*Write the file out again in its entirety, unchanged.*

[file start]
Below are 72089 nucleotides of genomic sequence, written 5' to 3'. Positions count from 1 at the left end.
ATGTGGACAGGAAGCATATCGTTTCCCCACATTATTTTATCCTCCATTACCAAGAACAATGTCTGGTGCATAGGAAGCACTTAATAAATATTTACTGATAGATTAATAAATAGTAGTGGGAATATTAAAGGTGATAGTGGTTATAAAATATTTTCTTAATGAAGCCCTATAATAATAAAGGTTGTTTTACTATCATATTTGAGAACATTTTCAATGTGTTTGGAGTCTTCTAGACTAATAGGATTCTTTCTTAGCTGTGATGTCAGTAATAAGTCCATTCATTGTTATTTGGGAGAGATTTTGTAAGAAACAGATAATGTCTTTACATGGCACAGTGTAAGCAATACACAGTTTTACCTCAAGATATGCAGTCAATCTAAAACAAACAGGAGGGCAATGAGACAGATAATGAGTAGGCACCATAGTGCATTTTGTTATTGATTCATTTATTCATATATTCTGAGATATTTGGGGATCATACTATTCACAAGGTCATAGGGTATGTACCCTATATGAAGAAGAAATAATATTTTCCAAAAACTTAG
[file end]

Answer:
Below are 72089 nucleotides of genomic sequence, written 5' to 3'. Positions count from 1 at the left end.
ATGTGGACAGGAAGCATATCGTTTCCCCACATTATTTTATCCTCCATTACCAAGAACAATGTCTGGTGCATAGGAAGCACTTAATAAATATTTACTGATAGATTAATAAATAGTAGTGGGAATATTAAAGGTGATAGTGGTTATAAAATATTTTCTTAATGAAGCCCTATAATAATAAAGGTTGTTTTACTATCATATTTGAGAACATTTTCAATGTGTTTGGAGTCTTCTAGACTAATAGGATTCTTTCTTAGCTGTGATGTCAGTAATAAGTCCATTCATTGTTATTTGGGAGAGATTTTGTAAGAAACAGATAATGTCTTTACATGGCACAGTGTAAGCAATACACAGTTTTACCTCAAGATATGCAGTCAATCTAAAACAAACAGGAGGGCAATGAGACAGATAATGAGTAGGCACCATAGTGCATTTTGTTATTGATTCATTTATTCATATATTCTGAGATATTTGGGGATCATACTATTCACAAGGTCATAGGGTATGTACCCTATATGAAGAAGAAATAATATTTTCCAAAAACTTAG